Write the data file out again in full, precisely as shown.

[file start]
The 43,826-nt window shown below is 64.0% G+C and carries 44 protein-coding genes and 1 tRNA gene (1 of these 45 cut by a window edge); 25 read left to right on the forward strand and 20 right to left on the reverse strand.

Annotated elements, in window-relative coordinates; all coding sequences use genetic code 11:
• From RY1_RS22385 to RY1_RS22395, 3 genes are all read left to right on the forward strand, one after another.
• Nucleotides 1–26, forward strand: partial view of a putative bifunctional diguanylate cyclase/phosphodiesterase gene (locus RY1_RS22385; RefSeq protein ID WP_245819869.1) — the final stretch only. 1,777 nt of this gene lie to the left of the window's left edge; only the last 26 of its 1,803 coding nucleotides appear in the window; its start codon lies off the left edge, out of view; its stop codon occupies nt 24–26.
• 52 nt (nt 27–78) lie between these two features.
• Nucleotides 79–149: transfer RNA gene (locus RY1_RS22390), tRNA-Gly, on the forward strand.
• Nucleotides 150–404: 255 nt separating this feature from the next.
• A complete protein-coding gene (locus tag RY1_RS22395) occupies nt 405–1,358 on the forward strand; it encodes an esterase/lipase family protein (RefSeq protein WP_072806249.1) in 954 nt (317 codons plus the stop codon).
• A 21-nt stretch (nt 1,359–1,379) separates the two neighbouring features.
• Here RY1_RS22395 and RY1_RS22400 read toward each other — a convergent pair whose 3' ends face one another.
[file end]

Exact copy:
The 43,826-nt window shown below is 64.0% G+C and carries 44 protein-coding genes and 1 tRNA gene (1 of these 45 cut by a window edge); 25 read left to right on the forward strand and 20 right to left on the reverse strand.

Annotated elements, in window-relative coordinates; all coding sequences use genetic code 11:
• From RY1_RS22385 to RY1_RS22395, 3 genes are all read left to right on the forward strand, one after another.
• Nucleotides 1–26, forward strand: partial view of a putative bifunctional diguanylate cyclase/phosphodiesterase gene (locus RY1_RS22385; RefSeq protein ID WP_245819869.1) — the final stretch only. 1,777 nt of this gene lie to the left of the window's left edge; only the last 26 of its 1,803 coding nucleotides appear in the window; its start codon lies off the left edge, out of view; its stop codon occupies nt 24–26.
• 52 nt (nt 27–78) lie between these two features.
• Nucleotides 79–149: transfer RNA gene (locus RY1_RS22390), tRNA-Gly, on the forward strand.
• Nucleotides 150–404: 255 nt separating this feature from the next.
• A complete protein-coding gene (locus tag RY1_RS22395) occupies nt 405–1,358 on the forward strand; it encodes an esterase/lipase family protein (RefSeq protein WP_072806249.1) in 954 nt (317 codons plus the stop codon).
• A 21-nt stretch (nt 1,359–1,379) separates the two neighbouring features.
• Here RY1_RS22395 and RY1_RS22400 read toward each other — a convergent pair whose 3' ends face one another.